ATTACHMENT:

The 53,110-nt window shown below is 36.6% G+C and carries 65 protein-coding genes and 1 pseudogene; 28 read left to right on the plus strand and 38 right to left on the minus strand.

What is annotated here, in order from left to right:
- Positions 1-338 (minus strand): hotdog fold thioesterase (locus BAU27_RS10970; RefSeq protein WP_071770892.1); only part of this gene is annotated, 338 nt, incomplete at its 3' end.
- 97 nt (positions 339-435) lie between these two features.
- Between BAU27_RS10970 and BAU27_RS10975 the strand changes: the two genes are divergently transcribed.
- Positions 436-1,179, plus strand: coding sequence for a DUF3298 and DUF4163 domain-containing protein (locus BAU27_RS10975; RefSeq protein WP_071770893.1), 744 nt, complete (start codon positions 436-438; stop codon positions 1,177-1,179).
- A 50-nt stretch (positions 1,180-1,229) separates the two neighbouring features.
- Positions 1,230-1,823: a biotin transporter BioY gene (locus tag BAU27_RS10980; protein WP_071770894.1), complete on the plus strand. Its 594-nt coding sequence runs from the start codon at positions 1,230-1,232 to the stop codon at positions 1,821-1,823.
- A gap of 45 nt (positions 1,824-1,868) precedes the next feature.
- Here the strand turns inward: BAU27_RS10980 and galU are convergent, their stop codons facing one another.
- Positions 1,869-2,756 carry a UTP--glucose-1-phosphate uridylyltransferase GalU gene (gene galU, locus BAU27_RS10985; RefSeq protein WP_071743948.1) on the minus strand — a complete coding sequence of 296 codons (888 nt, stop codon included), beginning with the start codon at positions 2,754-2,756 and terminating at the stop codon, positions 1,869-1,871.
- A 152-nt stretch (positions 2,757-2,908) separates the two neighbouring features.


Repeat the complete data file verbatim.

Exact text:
The 53,110-nt window shown below is 36.6% G+C and carries 65 protein-coding genes and 1 pseudogene; 28 read left to right on the plus strand and 38 right to left on the minus strand.

What is annotated here, in order from left to right:
- Positions 1-338 (minus strand): hotdog fold thioesterase (locus BAU27_RS10970; RefSeq protein WP_071770892.1); only part of this gene is annotated, 338 nt, incomplete at its 3' end.
- 97 nt (positions 339-435) lie between these two features.
- Between BAU27_RS10970 and BAU27_RS10975 the strand changes: the two genes are divergently transcribed.
- Positions 436-1,179, plus strand: coding sequence for a DUF3298 and DUF4163 domain-containing protein (locus BAU27_RS10975; RefSeq protein WP_071770893.1), 744 nt, complete (start codon positions 436-438; stop codon positions 1,177-1,179).
- A 50-nt stretch (positions 1,180-1,229) separates the two neighbouring features.
- Positions 1,230-1,823: a biotin transporter BioY gene (locus tag BAU27_RS10980; protein WP_071770894.1), complete on the plus strand. Its 594-nt coding sequence runs from the start codon at positions 1,230-1,232 to the stop codon at positions 1,821-1,823.
- A gap of 45 nt (positions 1,824-1,868) precedes the next feature.
- Here the strand turns inward: BAU27_RS10980 and galU are convergent, their stop codons facing one another.
- Positions 1,869-2,756 carry a UTP--glucose-1-phosphate uridylyltransferase GalU gene (gene galU, locus BAU27_RS10985; RefSeq protein WP_071743948.1) on the minus strand — a complete coding sequence of 296 codons (888 nt, stop codon included), beginning with the start codon at positions 2,754-2,756 and terminating at the stop codon, positions 1,869-1,871.
- A 152-nt stretch (positions 2,757-2,908) separates the two neighbouring features.